Book: Pick of the week

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The venerable English actress and crime-writer Dulcie Gray (right) is at the National Theatre on Monday to talk to critic Sheridan Morley about her decades-spanning career.

A regular portrayer of Miss Marple, and one of the first to play that pathetic manipulated waitress Rose Brown in Brighton Rock, Gray is a staple of Sunday afternoon black-and-white 1940s British movies, as well as the doughty shipping matriarch in Howard's Way. Author of countless horror stories, 17 crime thrillers and three straight novels, all of her 24 books are out of print now, but in her bestselling heyday, Gray was a big hit with folk like Rebecca West and Julian Symonds.

Now aged 79, Dulcie Gray formed half of one of the most long-lived partnerships in the theatre, until the death of husband Michael Denison this July, a few months short of their 60th wedding anniversary. They had just made their Broadway debut together, playing in Peter Hall's version of Oscar Wilde's An Ideal Husband.

A hearty anecdotalist, Gray will be mulling over all her old friendships - with Noel Coward, the Queen Mother and particularly JB Priestley. "She was oddly radical for her time," Sheridan Morley is keen to remind us. "Priestley wasn't at all the cosy old north-country philosopher he later became, when Dulcie first took his plays up. She brought her audience with her and nudged them ever so gently towards something darker and slightly socialist."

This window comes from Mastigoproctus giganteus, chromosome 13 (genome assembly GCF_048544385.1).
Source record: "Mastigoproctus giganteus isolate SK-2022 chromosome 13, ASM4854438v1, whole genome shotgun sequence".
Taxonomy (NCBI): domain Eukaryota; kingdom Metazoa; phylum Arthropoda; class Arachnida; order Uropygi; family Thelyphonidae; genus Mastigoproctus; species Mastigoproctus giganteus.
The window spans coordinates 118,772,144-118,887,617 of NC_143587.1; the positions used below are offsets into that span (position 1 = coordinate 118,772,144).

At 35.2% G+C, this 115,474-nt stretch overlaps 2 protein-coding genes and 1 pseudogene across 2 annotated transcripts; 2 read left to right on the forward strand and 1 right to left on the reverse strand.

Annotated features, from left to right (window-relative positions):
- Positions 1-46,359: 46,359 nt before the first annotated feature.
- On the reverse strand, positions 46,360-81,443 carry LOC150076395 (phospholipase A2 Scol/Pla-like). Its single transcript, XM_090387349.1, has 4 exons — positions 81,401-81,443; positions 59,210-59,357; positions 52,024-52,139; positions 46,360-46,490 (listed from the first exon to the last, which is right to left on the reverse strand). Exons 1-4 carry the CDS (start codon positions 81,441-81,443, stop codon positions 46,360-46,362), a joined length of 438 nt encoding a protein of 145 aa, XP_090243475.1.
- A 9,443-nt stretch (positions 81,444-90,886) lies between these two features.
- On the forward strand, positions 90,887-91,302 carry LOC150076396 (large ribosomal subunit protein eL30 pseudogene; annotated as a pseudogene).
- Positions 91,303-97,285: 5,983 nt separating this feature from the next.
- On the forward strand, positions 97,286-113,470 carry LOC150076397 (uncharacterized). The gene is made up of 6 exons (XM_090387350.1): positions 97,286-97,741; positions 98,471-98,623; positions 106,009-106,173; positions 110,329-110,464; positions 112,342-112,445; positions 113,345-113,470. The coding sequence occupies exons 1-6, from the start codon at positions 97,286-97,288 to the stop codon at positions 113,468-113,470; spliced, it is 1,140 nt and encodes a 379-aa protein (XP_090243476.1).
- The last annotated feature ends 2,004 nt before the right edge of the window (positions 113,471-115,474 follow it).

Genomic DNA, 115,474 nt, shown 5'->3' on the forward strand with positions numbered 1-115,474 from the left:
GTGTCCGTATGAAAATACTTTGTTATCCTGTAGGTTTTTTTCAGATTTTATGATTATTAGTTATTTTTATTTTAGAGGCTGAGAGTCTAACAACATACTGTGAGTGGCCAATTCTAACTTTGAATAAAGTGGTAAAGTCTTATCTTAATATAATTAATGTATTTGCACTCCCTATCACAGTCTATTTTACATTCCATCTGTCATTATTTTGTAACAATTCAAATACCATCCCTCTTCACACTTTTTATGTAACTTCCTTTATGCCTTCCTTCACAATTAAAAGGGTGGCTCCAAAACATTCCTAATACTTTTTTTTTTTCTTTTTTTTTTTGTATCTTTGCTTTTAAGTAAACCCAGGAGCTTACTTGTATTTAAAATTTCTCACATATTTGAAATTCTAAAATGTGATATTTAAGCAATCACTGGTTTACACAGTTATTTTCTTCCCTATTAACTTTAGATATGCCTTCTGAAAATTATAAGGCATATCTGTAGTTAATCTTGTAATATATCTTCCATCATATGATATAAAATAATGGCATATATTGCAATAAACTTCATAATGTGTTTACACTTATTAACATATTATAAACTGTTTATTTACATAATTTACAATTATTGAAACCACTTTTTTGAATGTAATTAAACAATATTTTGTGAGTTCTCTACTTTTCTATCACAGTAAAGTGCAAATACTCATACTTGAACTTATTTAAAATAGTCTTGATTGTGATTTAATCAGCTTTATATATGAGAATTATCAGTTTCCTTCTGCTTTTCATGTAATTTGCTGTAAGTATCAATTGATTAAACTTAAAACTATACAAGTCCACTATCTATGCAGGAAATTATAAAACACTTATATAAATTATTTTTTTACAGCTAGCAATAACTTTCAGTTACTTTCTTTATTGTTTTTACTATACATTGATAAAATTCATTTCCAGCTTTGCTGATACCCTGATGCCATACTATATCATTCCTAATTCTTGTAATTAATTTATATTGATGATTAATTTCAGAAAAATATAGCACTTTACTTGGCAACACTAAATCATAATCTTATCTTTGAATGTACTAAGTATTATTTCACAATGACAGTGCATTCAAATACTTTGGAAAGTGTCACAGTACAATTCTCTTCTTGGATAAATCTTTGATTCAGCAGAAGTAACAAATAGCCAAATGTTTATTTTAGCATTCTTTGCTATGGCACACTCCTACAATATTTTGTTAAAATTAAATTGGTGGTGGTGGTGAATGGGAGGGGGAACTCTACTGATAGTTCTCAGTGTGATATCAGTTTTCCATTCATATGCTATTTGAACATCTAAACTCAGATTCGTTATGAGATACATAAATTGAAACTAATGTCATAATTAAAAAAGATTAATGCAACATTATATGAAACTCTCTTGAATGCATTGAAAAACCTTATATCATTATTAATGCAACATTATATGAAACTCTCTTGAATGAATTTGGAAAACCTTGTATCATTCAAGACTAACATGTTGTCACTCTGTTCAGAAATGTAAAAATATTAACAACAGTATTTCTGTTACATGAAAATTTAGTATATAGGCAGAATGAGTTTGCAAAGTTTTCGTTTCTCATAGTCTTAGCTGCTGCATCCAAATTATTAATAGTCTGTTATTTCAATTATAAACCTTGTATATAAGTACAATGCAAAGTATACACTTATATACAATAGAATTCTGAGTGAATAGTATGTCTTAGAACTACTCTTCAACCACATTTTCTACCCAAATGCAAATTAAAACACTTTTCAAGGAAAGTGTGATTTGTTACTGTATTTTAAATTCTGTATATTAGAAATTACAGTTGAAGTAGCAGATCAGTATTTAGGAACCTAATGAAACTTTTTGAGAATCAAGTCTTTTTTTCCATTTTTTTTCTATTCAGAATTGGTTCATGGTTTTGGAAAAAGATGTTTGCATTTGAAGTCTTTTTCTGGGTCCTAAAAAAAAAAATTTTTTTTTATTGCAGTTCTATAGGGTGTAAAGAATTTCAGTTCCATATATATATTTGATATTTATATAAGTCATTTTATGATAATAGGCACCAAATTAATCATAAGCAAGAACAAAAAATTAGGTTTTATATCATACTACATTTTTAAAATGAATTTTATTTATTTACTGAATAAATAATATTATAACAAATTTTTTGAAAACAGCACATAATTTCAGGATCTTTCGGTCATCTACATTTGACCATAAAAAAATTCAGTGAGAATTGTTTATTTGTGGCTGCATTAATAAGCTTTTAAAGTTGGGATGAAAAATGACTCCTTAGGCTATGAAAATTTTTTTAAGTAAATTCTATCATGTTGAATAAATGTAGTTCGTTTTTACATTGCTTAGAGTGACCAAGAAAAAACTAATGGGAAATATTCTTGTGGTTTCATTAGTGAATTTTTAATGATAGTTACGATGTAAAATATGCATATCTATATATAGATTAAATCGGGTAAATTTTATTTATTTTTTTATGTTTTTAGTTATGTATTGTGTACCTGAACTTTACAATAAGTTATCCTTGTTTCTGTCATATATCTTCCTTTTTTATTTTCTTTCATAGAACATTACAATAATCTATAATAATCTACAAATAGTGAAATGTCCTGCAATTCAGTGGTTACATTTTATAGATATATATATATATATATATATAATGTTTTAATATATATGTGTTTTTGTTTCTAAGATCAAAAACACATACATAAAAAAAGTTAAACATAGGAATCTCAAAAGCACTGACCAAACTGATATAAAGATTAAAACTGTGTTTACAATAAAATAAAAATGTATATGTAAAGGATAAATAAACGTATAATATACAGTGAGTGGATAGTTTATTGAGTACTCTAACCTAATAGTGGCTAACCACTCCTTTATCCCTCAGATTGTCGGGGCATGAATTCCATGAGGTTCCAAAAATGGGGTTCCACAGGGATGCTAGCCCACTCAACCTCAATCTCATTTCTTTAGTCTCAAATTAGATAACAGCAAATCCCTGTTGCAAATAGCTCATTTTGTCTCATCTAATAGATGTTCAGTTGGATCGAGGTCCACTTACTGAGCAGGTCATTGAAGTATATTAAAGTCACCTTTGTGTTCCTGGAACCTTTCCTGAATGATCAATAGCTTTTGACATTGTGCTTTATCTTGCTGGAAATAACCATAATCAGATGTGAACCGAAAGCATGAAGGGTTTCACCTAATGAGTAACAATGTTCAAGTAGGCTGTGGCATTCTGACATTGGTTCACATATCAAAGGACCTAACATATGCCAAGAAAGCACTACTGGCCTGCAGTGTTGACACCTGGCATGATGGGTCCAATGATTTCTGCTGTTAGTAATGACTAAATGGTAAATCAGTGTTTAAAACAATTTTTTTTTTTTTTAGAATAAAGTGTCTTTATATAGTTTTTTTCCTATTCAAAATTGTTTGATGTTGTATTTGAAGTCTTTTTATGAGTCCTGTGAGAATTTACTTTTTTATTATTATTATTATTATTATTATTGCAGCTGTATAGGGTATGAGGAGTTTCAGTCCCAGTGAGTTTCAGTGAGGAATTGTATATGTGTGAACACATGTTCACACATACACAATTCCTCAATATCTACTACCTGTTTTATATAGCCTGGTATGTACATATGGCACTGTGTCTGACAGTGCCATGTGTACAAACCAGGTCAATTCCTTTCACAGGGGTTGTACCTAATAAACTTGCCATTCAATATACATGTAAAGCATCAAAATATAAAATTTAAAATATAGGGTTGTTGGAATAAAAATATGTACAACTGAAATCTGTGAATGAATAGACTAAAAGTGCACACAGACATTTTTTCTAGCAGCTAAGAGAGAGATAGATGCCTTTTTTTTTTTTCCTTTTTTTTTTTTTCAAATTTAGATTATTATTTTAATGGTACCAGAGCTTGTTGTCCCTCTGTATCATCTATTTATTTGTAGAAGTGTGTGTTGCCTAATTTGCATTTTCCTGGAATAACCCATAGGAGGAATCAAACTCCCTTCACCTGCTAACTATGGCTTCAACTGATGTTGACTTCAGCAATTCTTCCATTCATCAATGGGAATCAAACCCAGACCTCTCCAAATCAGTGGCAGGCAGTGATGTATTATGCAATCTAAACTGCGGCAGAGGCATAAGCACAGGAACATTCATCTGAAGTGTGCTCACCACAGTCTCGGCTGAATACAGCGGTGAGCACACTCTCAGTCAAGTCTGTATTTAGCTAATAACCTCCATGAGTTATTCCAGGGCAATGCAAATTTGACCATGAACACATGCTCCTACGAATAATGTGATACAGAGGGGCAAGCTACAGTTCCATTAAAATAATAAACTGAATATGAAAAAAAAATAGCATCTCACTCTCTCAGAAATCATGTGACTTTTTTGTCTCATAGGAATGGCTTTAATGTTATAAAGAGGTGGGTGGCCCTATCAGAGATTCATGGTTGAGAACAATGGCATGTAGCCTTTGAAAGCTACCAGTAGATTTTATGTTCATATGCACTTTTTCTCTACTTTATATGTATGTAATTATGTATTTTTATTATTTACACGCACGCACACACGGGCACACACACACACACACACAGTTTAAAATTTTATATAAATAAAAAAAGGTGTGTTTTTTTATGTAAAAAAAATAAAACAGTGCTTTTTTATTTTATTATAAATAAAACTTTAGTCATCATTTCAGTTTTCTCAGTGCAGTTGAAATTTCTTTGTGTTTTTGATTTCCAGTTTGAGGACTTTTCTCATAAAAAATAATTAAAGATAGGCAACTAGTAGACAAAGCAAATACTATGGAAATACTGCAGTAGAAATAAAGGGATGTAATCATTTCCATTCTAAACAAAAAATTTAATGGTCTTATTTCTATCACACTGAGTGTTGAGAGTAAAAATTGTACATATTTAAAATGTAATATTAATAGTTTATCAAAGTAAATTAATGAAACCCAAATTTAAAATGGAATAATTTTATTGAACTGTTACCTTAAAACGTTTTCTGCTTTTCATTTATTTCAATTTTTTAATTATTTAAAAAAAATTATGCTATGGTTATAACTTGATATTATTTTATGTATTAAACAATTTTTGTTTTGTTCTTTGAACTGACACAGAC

Rejecting retirement, Gray's about to set off on a countrywide tour. The latest venture is a stab at gangster-thwarting landlady Mrs Wilberforce in the first stage adaptation of the Ealing masterpiece, The Lady Killers.

Dulcie Gray with Sheridan Morley,Cottesloe, National Theatre, South Bank, London SE1 (0171-452 3000) Mon, 6pm, pounds 3.50/pounds 2.50 concs

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